Elastic ice shells of synchronous moons: Implications for cracks on Europa and non-synchronous rotation of Titan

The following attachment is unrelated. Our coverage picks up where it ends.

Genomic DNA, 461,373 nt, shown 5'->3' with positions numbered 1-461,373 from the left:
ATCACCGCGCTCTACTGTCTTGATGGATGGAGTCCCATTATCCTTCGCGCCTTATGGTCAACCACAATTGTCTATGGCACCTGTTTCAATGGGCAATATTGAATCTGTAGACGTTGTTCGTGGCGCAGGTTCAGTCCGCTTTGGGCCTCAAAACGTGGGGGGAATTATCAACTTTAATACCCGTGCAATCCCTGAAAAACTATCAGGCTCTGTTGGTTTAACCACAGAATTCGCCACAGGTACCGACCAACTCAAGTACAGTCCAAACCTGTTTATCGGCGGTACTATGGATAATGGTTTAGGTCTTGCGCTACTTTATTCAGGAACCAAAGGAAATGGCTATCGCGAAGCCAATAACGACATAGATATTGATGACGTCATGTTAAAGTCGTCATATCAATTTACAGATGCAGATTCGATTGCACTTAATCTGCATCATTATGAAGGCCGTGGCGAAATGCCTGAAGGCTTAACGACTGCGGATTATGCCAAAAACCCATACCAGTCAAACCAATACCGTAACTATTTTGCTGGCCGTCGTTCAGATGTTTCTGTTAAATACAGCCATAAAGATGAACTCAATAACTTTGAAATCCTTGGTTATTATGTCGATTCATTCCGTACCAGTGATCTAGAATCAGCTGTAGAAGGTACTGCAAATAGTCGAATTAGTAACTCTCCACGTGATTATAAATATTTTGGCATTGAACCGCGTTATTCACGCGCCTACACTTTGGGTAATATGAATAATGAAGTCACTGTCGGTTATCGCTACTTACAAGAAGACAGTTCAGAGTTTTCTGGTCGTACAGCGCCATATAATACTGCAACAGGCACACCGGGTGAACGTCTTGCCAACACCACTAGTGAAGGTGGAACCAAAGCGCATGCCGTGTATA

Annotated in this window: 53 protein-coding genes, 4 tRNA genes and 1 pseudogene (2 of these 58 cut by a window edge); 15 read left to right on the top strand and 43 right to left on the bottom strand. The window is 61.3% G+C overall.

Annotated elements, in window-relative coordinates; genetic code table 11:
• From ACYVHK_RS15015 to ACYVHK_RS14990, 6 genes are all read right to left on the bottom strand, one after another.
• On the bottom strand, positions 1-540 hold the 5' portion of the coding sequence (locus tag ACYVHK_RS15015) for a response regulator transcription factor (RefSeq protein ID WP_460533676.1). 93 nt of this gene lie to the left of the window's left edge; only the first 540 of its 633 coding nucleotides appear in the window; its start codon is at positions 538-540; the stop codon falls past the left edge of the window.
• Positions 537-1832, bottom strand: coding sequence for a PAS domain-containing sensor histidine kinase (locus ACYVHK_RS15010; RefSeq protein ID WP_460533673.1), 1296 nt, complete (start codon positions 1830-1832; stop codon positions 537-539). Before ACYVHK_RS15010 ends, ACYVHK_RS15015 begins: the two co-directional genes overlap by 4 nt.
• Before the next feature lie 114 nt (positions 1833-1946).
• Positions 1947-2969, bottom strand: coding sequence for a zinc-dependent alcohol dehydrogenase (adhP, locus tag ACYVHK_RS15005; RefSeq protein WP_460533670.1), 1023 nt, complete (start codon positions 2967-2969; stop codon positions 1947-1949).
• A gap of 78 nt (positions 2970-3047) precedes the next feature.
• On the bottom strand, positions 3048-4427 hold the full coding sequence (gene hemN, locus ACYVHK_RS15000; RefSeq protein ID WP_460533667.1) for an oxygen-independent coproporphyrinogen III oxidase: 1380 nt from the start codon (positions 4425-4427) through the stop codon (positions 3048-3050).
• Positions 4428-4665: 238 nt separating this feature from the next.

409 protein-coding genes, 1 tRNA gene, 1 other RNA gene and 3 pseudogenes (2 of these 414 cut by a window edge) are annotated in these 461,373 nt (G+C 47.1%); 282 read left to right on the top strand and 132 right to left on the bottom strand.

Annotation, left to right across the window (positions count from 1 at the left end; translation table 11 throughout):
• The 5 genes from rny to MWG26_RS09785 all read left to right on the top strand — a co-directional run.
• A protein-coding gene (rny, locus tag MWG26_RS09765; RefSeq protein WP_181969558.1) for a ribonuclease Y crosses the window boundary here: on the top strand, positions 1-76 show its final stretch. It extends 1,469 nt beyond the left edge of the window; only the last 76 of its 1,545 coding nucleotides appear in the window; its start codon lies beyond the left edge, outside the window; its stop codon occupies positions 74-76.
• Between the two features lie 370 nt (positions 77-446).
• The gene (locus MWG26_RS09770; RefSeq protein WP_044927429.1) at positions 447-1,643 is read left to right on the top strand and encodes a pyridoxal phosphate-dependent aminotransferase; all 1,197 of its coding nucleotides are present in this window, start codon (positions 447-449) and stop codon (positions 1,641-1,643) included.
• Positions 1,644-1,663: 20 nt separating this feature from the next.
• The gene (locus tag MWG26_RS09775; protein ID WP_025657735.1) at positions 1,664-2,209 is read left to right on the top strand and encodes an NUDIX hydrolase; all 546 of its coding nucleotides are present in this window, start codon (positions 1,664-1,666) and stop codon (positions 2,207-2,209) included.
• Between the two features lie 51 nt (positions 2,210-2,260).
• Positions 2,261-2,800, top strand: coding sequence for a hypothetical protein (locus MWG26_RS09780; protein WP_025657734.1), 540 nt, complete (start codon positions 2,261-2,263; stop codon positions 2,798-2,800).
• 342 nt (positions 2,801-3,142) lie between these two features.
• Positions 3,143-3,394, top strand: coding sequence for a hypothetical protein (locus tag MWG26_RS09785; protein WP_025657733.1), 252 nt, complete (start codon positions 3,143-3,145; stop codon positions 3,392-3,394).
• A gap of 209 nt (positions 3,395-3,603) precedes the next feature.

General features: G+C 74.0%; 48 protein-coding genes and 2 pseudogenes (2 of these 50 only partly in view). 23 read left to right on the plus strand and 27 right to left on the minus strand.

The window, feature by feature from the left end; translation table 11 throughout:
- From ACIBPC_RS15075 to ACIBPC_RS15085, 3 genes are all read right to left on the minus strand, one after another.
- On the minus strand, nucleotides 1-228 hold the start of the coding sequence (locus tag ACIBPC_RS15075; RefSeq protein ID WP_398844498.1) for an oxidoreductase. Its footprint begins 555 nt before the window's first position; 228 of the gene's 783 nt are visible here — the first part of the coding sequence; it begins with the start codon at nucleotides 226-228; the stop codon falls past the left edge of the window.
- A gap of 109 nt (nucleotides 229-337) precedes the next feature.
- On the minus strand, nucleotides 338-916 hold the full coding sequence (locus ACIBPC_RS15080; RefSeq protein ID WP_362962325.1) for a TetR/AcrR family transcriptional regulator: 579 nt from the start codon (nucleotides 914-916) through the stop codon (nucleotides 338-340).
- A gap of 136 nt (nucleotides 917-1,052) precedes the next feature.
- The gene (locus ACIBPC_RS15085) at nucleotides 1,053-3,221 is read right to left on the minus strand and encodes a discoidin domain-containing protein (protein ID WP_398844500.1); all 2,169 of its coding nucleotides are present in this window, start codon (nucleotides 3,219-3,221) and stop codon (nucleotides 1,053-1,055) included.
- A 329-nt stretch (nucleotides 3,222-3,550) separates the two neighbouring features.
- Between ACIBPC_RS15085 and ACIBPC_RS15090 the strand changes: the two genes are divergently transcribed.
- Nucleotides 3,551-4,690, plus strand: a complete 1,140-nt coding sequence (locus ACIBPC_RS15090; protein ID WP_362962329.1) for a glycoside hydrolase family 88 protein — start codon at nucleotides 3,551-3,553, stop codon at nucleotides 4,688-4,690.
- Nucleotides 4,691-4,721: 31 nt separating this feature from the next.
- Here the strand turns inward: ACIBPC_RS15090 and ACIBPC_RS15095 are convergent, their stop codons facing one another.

A number of synchronous moons are thought to harbor water oceans beneath their outer ice shells. A subsurface ocean frictionally decouples the shell from the interior. This has led to proposals that a weak tidal or atmospheric torque might cause the shell to rotate differentially with respect to the synchronously rotating interior. Applications along these lines have been made to Europa and Titan. However, the shell is coupled to the ocean by an elastic torque. As a result of centrifugal and tidal forces, the ocean would assume an ellipsoidal shape with its long axis aligned toward the parent planet. Any displacement of the shell away from its equilibrium position would induce strains thereby increasing its elastic energy and giving rise to an elastic restoring torque. In the investigation reported on here, the elastic torque is compared with the tidal torque acting on Europa and the atmospheric torque acting on Titan. Regarding Europa, it is shown that the tidal torque is far too weak to produce stresses that could fracture the ice shell, thus refuting an idea that has been widely advocated. Instead, it is suggested that the cracks arise from time-dependent stresses due to non-hydrostatic gravity anomalies from tidally driven, episodic convection in the satellite's interior. Two years of Cassini RADAR observations of Titan's surface have been interpreted as implying an angular displacement of ∼0.24° relative to synchronous rotation. Compatibility of the amplitude and phase of the observed non-synchronous rotation with estimates of the atmospheric torque requires that Titan's shell be decoupled from its interior. We find that the elastic torque balances the seasonal atmospheric torque at an angular displacement ≲0.05°, effectively coupling the shell to the interior. Moreover, if Titan's surface were spinning faster than synchronous, the tidal torque tending to restore synchronous rotation would almost certainly be larger than the atmospheric torque. There must either be a problem with the interpretation of the radar observations, or with our basic understanding of Titan's atmosphere and/or interior.